nothing but the state of Massachusetts.
It was charming if just a little small for her.

Early this morning, I walked through the meadow.
The starlings glittered, the chicory bloomed, and I suppose
that more than the world is the hat of Miss Magee,
trembling close about her wild eyebrows.

San Francisco Bay Landscape

The calm Bay overlaps its grays and greens
while a man-long, blood-red flag ingratiates

itself, billowing into the view. Ample
clouds unfurl. Five doves flap pell-mell

up on ascending pendulums, steel-
gray as the distant Bay, startled by

a nosy corgi, and archaic pelicans
fly toward Alcatraz Island (they're such laconic

jail birds, a flying chain gang--) to disappear
one by one, behind a battleship. . . .

what traffic! Barges, floating low
beneath haphazard stacks of containerized cargo,

trail behind them mere filaments of wake
that swell, as our regrets swell, and make a sailboat rock.

The island culls the eye, though, the pupil
of the view, the largely floating pupa

anything might crawl from. Surrounded
by the Bay, its lush shrubs and red-brown turf

curl like a patch of hair. It would slide seaward
through the Golden Gate, but lost the golden key,

as perhaps the island's one-time denizens
forgot the Golden Rule. Is there any Zen

to captivity? Did any iron cell
ever set its inmate free? Pale celery-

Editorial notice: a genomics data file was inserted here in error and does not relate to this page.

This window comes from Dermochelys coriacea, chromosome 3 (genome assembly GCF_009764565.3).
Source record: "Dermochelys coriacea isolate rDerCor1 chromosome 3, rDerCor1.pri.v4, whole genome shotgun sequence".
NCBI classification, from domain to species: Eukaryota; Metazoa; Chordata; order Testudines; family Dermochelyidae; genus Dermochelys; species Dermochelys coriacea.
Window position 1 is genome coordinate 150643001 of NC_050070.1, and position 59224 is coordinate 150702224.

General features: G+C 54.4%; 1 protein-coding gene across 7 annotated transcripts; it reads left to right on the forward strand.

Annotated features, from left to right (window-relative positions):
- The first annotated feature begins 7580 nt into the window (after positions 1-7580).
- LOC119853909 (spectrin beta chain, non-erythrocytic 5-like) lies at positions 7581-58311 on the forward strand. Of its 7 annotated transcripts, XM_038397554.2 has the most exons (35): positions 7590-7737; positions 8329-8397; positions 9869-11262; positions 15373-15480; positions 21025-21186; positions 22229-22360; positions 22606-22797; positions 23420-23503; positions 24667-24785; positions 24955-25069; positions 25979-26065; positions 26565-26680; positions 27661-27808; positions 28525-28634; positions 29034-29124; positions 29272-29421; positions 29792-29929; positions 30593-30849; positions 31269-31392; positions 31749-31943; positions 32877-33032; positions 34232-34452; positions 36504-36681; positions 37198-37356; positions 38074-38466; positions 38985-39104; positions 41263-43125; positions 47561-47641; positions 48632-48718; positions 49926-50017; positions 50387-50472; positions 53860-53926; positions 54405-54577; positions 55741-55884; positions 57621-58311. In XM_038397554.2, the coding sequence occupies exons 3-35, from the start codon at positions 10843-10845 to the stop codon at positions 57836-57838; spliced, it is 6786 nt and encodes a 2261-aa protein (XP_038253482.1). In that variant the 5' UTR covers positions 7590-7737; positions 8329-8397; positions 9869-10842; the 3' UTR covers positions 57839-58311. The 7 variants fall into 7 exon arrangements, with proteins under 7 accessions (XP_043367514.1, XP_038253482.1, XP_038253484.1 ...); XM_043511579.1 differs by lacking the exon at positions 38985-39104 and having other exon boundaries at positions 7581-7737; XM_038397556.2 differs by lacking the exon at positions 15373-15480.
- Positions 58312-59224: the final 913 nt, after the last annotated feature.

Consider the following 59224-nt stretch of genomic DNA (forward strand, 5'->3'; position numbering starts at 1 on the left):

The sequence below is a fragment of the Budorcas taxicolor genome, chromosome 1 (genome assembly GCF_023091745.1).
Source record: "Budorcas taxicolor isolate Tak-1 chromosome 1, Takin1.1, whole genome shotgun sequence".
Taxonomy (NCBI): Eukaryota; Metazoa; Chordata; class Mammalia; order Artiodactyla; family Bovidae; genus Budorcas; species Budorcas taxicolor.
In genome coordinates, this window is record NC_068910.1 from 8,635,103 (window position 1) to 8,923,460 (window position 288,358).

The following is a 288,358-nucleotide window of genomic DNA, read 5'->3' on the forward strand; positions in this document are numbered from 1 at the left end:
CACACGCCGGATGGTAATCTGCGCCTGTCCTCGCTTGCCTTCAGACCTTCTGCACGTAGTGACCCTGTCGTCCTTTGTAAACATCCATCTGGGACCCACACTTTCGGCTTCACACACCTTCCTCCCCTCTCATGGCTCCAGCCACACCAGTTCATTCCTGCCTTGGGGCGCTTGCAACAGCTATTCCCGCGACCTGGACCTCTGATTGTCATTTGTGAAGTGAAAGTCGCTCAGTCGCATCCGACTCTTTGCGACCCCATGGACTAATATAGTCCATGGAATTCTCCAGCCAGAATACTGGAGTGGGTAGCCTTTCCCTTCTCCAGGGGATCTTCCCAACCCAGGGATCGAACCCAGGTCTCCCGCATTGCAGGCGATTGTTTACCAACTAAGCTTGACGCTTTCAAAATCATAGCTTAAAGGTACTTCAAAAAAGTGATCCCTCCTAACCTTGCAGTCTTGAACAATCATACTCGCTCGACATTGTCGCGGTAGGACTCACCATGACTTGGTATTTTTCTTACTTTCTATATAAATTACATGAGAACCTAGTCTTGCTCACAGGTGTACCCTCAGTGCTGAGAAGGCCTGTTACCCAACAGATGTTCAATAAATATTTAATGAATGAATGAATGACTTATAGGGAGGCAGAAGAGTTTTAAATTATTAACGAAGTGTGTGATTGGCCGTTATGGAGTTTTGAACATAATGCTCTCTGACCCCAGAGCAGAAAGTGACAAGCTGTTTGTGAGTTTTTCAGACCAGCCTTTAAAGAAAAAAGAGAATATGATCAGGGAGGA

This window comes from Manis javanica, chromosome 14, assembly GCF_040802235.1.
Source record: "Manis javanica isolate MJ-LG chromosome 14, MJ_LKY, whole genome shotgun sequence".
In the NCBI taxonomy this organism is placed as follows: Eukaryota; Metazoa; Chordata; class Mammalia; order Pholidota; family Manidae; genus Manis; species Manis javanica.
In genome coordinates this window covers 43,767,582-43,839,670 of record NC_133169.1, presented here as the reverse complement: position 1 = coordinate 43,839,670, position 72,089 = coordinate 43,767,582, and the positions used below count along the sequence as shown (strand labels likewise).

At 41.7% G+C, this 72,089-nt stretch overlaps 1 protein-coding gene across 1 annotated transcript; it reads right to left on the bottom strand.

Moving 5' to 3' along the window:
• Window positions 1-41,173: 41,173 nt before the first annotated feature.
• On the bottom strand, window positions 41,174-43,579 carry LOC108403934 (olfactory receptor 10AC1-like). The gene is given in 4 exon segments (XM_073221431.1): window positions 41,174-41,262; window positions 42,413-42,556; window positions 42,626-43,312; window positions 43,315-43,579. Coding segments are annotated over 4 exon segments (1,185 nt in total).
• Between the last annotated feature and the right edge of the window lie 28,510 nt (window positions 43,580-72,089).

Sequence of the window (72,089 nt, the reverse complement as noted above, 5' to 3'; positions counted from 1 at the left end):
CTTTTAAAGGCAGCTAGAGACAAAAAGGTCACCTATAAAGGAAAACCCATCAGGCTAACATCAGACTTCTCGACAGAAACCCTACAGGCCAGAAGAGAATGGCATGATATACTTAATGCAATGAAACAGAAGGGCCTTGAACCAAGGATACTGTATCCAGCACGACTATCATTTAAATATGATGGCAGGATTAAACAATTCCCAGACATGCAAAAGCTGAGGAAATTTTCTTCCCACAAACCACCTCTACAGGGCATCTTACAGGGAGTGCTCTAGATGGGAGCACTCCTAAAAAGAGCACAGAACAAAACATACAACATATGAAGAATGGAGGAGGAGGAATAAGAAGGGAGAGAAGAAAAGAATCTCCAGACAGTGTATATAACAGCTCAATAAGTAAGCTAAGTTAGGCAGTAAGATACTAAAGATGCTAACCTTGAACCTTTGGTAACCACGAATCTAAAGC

colored shoals lap against the island's skirt.
One sees a little of any landscape.

Unusual Cloud Formations

Fish bones and bowlers hang over the mountains,
and people below think, "The world's too mundane."
They dream lavish things. "But nothing's so lovely
as your hand," thinks the dog who's troubled by fleas.

Dreams fall like snow on complacent pillows;
loose bones drift down toward the mountains below.
And each sleeping head carves an enormous valley
in the crust of the pillow, where dark hangs heavily.

Today's clouds look like fish bones and bowlers;
if I don't wash my glasses, my life is a blur.
Fierce light parts the curtains and pools on a table,
but I'm not seeing double; I'm not seeing double.

The sun breaks from a cloud and erases our shadows;
the moon breaks from the earth and slides under
our toenails.
The wind blows so hard that it opens the windows;
one does wonder what one does wonder one does.

Our hearts can be fashioned in all pretty colors,
but the people who lose them want nothing in
A large oak branches out with green branches;
where its soul wanders is anyone's guess.

A child plays a game; she counts up to ten
and sits with her back to the bowler-topped mountains.
The mountains watch time fly south with a heron,
and before the child looks, they turn, and they run.

Some Kind of Blues

This morning the milk went sour, floated like clouds
in the carton. So I poured them down the drain--
so gentle as that, my man's off wandering.

I opened the newspapers and every headline
read, `You will be sad forever'
I lay in a big bed so empty it hovered.

And out the window, the sun shone dull gray
but just because the glass was dirty
I tried to open the window, tried utterly.

Then I went outside to rake some leaves.
So red and gold, they swirled over the ground
like the fire of creation--when a lady walked by,

Originally published in the October/ November 1997 issue of Boston Review